So, purchase a can of compressed air, open up your computer case, and get to work. You should remove all the dust that’s coating your fans and clogging the vents. However, be sure to hold the hose a safe distance back to prevent damage to the components of your system.
2. Reapply Thermal Paste
Once your computer is thoroughly cleaned out, the next step is to reapply thermal paste to your processor. Generally, thermal paste lasts up to five years. However, CPUs without thermal paste face substantial overheating risks. So, if it’s been over five years since thermal paste has been reapplied, I recommend doing so immediately.
3. Fix Your Cable Management
Although your cable management doesn’t need to be absolutely perfect, bad cable management can restrict the airflow inside your computer case. So, I recommend rerouting your cables in a way that allows more airflow inside your case. Make sure any cables don’t obstruct the vents and important computer components.
4. Upgrade Your CPU Cooler
If you’re still getting high CPU temperatures after completing the tasks above, you should consider upgrading your CPU cooler. Aftermarket CPU coolers are better at cooling your system than the stock CPU cooler your CPU came with. So, look into getting a better air cooler or even a liquid cooler for your CPU.
5. Install Additional Fans
First, you should ensure that your current fans are configured in a way that provides efficient airflow. You should have at least two fans that intake air and one fan that exhausts air.
However, if your fans are correctly configured and you’re still getting high CPU temperatures, you may need more airflow inside your case.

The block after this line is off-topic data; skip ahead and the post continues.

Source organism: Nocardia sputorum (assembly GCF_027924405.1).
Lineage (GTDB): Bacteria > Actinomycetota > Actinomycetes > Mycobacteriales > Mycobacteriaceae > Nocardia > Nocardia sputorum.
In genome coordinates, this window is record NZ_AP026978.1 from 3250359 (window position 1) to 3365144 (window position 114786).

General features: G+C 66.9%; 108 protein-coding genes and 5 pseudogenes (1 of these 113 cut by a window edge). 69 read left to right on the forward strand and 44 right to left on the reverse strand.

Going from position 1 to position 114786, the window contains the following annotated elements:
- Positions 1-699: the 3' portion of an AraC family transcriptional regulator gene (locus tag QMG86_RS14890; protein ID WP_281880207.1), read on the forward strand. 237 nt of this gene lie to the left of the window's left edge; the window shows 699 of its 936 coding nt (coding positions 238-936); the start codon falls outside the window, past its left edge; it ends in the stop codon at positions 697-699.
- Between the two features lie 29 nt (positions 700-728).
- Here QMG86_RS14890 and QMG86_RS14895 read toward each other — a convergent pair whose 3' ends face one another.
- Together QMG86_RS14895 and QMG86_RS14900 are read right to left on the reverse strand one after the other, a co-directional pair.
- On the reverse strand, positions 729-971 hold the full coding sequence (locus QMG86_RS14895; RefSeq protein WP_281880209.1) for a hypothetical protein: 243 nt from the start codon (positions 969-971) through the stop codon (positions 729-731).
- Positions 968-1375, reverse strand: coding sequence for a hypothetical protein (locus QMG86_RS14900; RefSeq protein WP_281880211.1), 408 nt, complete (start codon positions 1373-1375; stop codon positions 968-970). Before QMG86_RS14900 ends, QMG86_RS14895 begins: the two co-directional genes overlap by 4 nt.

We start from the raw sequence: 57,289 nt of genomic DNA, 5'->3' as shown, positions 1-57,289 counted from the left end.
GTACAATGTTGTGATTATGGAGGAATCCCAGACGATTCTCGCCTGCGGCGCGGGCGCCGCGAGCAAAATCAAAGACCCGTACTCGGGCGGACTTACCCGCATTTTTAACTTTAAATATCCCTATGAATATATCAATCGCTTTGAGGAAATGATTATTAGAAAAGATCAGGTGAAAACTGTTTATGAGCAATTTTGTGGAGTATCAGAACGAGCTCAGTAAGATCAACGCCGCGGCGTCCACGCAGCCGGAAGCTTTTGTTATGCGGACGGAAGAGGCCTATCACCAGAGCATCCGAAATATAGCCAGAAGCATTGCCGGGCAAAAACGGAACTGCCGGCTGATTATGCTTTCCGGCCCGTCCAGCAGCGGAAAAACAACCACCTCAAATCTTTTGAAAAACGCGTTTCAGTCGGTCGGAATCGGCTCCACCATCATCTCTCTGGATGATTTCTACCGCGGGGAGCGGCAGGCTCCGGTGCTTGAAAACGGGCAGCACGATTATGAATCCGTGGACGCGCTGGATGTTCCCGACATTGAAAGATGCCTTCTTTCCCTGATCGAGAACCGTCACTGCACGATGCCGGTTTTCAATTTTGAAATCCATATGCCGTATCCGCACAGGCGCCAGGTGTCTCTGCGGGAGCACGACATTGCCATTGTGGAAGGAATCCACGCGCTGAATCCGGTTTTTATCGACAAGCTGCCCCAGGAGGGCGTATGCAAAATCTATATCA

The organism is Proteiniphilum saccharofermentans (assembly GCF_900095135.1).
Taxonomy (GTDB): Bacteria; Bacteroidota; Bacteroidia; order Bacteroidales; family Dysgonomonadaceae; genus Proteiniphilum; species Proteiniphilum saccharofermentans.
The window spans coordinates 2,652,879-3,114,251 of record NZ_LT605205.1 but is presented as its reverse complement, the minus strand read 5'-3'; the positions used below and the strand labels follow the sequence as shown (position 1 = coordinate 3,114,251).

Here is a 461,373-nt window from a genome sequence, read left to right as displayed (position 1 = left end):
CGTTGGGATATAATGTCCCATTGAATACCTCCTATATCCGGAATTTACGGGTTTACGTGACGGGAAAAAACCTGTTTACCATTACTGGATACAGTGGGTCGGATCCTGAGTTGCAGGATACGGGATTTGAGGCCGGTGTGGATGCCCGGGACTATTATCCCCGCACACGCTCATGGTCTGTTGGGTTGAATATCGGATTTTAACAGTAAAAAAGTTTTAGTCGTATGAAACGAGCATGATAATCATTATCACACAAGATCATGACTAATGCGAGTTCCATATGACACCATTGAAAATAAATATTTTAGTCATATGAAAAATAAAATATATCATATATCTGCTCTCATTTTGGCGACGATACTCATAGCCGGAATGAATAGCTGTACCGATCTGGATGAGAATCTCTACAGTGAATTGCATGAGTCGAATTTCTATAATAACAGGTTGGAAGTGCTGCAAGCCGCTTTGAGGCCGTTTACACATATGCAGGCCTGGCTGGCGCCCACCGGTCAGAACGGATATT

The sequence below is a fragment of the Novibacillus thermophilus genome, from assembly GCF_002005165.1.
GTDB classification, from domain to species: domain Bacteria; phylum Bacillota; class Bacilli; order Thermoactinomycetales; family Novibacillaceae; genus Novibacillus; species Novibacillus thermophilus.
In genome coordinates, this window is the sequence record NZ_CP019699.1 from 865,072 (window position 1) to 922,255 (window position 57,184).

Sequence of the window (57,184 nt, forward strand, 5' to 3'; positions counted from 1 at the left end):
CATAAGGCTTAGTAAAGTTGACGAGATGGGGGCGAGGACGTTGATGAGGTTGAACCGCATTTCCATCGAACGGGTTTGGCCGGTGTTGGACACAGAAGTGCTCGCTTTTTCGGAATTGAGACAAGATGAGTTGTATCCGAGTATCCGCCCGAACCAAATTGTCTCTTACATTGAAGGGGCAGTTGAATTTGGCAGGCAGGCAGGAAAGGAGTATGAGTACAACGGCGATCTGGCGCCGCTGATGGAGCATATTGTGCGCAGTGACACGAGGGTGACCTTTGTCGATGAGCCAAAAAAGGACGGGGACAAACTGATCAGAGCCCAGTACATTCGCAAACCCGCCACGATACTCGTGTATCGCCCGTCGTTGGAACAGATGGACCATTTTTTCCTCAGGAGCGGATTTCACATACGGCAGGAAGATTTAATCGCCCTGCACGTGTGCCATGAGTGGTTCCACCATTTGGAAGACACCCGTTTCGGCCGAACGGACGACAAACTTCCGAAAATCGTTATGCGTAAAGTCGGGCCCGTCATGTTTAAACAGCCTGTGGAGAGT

For this reason, you should consider adding additional fans to your case.
6. Upgrade Your PC Case
You can also consider upgrading to a PC case that offers plenty of ventilation and support for additional fans. I recommend purchasing a bigger case than your current one so your computer components won’t be as close together.
Look for a case with a ventilated front and top panel and plenty of options to add more fans.
In summary, CPUs that reach 70 degrees Celsius while under load are perfectly safe. However, CPUs that reach 70 degrees Celsius while idle have an underlying issue that needs to be resolved.
Overheated CPUs affect the performance of your computer and can potentially melt down, requiring you to replace the CPU.
For this reason, it’s essential to monitor the temperature of your CPU consistently. Regular inspections drastically reduce any severe problems that may arise in the future.
Furthermore, it’s important to look up the recommended temperatures for your specific CPU. Each CPU model has different specifications, so the above temperature guidelines may not apply. However, 70 degrees Celsius is generally safe, and you shouldn’t have anything to worry about.
What CPU Temperature Is Too High?
When your CPU is under full load, temperatures above 85 degrees to 90 degrees Celsius are potentially dangerous to your computer. If your CPU reaches temperatures in this range, you should inspect the CPU cooler and fans inside your computer.
Furthermore, CPUs that reach over 80 degrees Celsius while under 50% or less usually have an underlying cooling issue that needs to be resolved.
What CPU Temperature Is Ideal When Gaming?
Normal CPU temperatures while gaming range from 60 to 80 degrees Celsius. If your CPU reaches these temperature thresholds while gaming, you shouldn’t have anything to worry about.
However, if your CPU ranges above 80 degrees Celsius, you may notice performance issues and overall instability.
Where Can I See CPU Temperature?
If you’re looking for the best way to check your CPU temperature, I recommend installing HWiNFO. This third-party application allows you to easily monitor your computer components.
You can also find the temperature of your CPU by accessing the BIOS setup when your computer starts up. However, this method is inconvenient since you’ll need to restart your computer each time you want to check your CPU temps. For this reason, I recommend using HWiNFO since it can be accessed right on your desktop.